Relation of Deformation and Multiple Intrusion in the Death Valley Extended Region, California, with Implications for Magma Entrapment Mechanism
An edited version of this paper was published by AGU. Copyright 1995 American Geophysical Union.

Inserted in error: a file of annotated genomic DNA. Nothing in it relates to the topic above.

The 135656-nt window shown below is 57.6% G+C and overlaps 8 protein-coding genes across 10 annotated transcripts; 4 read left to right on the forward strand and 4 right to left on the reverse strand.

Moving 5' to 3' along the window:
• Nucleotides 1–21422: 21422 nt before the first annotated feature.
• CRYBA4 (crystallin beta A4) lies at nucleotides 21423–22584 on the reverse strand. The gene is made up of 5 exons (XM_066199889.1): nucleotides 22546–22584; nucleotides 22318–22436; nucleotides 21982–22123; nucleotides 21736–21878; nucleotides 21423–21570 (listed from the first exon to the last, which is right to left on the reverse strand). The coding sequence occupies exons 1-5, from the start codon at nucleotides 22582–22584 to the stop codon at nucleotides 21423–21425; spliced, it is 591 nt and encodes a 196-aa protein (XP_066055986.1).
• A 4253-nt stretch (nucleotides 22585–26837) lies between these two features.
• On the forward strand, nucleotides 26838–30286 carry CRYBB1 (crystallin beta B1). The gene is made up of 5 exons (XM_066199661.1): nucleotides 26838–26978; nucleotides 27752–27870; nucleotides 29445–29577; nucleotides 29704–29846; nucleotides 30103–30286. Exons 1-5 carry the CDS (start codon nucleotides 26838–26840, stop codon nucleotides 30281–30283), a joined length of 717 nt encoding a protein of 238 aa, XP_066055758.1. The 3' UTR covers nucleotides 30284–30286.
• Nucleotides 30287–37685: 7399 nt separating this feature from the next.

The crystalline core of the Black Mountains crustal section, Death Valley, California, exposes a tremendous volume of Miocene plutonic rock intruded at a depth of 10–13 km. Few plutons were intruded above ∼10 km prior to unroofing by tectonic denudation. In the eastern part of the core, a brittle detachment fault separates predominantly Miocene hanging wall strata from the midcrustal, Miocene (11.6 and ∼8.7 Ma), plutonic complex and Early Proterozoic basement. In the west, mylonitic lineations and foliations, locally well-developed within the 11.6 Ma intermediate-mafic Willow Spring pluton, are cut by dikes which emanate from an ∼8.7 Ma silicic plutonic complex. The younger silicic complex throughout the crystalline core exhibits few ductile deformational structures. Published thermal and barometric studies from both plutonic bodies indicate similar midcrustal (10–13 km) emplacement depths at ambient temperatures just above 300°C. The significant difference in densities of these magmas argues against a density control for magma entrapment. Also, the country rock above and below the plutonic complex contains no apparent differences (from field observations) that would suggest a change in density. The depth of entrapment corresponds well with the expected depth for the crustal strength maximum determined from laboratory experiments. The similar emplacement depths but contrasting styles of deformation of the two plutonic bodies further suggests that entrapment may have been controlled by a high-strength barrier represented by the brittle-ductile transition. Late hypabyssal intrusions and associated volcanism are linked to diachronous rapid unroofing of the range block; all show a northwest progression paralleling the regional extension direction. Thus when migration of magma through the high-strength barrier did occur, it was apparently related to increased strain rates which allowed magma ascent by fracture exploitation. Rheological stratification of the crust may have played an important, if not major, role in trapping magmas in the middle crust in this area.